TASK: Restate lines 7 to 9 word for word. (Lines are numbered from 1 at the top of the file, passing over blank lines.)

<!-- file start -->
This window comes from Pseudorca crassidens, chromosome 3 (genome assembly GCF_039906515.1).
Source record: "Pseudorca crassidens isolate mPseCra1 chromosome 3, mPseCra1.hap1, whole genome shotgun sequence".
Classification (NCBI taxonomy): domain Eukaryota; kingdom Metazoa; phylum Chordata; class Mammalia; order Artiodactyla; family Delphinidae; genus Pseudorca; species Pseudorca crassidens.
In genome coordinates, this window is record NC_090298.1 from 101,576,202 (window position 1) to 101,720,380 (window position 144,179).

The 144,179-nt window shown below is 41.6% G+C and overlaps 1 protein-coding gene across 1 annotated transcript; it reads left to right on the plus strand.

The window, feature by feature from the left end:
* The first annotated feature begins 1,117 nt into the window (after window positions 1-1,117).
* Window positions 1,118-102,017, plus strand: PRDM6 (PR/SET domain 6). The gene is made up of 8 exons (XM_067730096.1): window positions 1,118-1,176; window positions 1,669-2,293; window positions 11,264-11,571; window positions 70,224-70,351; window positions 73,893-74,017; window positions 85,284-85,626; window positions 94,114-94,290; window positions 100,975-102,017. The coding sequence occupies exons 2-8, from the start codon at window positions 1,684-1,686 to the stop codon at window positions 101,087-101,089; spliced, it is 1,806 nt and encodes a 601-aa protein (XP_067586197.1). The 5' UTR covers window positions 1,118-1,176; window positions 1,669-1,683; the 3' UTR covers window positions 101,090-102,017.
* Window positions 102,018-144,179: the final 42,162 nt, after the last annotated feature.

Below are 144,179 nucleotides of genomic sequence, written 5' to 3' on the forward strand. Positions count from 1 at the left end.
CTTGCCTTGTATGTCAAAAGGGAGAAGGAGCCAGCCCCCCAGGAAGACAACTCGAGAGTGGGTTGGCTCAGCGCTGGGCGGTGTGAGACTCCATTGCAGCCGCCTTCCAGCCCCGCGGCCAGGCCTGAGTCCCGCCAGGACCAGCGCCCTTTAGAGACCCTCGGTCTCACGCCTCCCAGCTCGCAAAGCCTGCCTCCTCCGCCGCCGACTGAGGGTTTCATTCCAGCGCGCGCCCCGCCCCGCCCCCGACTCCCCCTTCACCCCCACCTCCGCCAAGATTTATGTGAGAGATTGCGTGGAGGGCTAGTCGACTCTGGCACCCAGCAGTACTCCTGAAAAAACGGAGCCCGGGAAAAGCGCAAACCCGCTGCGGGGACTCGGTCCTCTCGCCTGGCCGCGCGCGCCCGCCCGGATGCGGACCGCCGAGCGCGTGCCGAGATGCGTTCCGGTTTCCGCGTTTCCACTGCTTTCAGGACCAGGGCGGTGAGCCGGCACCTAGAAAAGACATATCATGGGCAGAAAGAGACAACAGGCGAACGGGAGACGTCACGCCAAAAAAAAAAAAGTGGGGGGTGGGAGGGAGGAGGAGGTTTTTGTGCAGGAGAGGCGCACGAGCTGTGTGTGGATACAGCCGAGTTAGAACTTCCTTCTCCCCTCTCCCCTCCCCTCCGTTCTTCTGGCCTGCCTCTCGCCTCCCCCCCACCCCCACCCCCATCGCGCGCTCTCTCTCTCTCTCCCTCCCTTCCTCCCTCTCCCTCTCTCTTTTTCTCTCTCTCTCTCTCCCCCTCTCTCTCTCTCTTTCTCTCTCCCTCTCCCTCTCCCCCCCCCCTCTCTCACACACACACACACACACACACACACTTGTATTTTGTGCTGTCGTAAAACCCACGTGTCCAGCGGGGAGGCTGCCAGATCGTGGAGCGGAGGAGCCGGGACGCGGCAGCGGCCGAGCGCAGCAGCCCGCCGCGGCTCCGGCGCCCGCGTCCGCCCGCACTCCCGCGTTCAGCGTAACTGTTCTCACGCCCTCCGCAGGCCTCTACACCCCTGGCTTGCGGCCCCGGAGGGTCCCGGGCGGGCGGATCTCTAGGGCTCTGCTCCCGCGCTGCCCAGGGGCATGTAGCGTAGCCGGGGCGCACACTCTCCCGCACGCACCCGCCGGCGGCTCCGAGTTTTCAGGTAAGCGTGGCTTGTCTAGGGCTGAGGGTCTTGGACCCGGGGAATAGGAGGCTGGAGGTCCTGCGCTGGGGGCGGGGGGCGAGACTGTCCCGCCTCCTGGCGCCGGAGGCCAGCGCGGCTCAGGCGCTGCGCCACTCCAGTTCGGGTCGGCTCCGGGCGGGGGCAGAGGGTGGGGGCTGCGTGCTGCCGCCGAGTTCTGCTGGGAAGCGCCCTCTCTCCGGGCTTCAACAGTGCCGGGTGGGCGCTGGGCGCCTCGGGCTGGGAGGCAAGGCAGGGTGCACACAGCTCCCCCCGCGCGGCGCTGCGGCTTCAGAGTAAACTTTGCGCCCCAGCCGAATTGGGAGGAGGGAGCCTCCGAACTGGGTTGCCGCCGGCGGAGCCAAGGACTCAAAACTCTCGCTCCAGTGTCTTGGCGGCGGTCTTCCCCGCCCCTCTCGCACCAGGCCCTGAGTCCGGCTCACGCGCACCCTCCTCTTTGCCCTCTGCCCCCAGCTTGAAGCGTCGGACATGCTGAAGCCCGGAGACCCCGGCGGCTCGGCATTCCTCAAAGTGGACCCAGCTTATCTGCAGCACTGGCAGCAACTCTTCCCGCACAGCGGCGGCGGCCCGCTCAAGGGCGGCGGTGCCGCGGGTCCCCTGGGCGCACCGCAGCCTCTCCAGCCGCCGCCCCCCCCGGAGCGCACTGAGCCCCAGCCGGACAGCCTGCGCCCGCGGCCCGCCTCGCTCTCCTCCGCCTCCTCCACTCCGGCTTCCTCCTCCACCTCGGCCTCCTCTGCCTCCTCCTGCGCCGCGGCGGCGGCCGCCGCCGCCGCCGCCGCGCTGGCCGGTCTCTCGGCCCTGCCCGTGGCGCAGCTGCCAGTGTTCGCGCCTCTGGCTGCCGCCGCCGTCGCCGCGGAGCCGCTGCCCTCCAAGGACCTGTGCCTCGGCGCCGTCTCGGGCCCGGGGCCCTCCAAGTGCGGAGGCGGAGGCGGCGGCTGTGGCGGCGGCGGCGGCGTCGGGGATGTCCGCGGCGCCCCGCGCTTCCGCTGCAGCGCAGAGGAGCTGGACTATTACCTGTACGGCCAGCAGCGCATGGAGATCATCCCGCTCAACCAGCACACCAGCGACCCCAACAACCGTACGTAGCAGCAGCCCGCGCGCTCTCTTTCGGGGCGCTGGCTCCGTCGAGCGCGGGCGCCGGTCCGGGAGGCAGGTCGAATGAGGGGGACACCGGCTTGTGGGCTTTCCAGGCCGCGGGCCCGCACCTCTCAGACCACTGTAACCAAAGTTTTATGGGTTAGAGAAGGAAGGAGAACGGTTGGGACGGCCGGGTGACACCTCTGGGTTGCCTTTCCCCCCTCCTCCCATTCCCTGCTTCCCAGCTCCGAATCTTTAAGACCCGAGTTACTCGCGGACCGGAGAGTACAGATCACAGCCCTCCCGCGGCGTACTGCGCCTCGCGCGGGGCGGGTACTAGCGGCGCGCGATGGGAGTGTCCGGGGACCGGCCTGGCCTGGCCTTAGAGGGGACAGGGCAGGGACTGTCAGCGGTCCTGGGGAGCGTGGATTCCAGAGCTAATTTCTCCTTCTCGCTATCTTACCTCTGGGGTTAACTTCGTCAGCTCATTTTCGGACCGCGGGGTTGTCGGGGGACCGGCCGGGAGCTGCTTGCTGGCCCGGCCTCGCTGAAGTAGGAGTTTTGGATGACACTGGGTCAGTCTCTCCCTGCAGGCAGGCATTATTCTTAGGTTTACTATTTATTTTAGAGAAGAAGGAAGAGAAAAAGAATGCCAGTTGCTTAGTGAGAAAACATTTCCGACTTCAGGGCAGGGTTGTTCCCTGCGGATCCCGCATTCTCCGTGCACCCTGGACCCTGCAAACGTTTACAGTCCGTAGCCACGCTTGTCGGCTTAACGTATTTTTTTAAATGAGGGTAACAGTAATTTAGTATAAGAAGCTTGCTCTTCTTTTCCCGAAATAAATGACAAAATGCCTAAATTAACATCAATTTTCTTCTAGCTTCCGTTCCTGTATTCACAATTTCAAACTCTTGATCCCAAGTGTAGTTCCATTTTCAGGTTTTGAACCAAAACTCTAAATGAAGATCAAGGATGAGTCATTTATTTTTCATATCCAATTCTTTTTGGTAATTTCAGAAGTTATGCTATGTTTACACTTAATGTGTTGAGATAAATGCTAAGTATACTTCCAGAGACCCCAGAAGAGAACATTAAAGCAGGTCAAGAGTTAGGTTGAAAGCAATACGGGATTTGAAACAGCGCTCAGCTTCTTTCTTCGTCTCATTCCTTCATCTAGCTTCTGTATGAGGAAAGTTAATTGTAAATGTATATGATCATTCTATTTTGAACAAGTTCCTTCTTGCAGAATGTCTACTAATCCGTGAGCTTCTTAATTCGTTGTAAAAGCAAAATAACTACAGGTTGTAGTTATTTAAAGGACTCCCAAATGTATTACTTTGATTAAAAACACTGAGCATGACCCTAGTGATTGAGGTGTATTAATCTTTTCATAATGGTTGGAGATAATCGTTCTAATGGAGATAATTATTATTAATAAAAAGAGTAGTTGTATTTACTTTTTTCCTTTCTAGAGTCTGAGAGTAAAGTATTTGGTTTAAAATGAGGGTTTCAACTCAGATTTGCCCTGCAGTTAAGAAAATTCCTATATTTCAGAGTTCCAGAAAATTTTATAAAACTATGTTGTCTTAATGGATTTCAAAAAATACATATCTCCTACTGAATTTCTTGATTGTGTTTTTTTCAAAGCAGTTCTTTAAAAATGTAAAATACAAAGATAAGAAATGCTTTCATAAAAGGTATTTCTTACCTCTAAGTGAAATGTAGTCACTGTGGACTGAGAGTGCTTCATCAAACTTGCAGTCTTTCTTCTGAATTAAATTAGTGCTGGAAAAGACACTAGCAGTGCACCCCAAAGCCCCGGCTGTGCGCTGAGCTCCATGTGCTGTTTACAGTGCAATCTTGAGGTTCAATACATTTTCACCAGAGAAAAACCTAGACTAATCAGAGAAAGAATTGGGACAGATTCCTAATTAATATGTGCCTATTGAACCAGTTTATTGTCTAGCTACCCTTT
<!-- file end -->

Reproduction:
* The first annotated feature begins 1,117 nt into the window (after window positions 1-1,117).
* Window positions 1,118-102,017, plus strand: PRDM6 (PR/SET domain 6). The gene is made up of 8 exons (XM_067730096.1): window positions 1,118-1,176; window positions 1,669-2,293; window positions 11,264-11,571; window positions 70,224-70,351; window positions 73,893-74,017; window positions 85,284-85,626; window positions 94,114-94,290; window positions 100,975-102,017. The coding sequence occupies exons 2-8, from the start codon at window positions 1,684-1,686 to the stop codon at window positions 101,087-101,089; spliced, it is 1,806 nt and encodes a 601-aa protein (XP_067586197.1). The 5' UTR covers window positions 1,118-1,176; window positions 1,669-1,683; the 3' UTR covers window positions 101,090-102,017.
* Window positions 102,018-144,179: the final 42,162 nt, after the last annotated feature.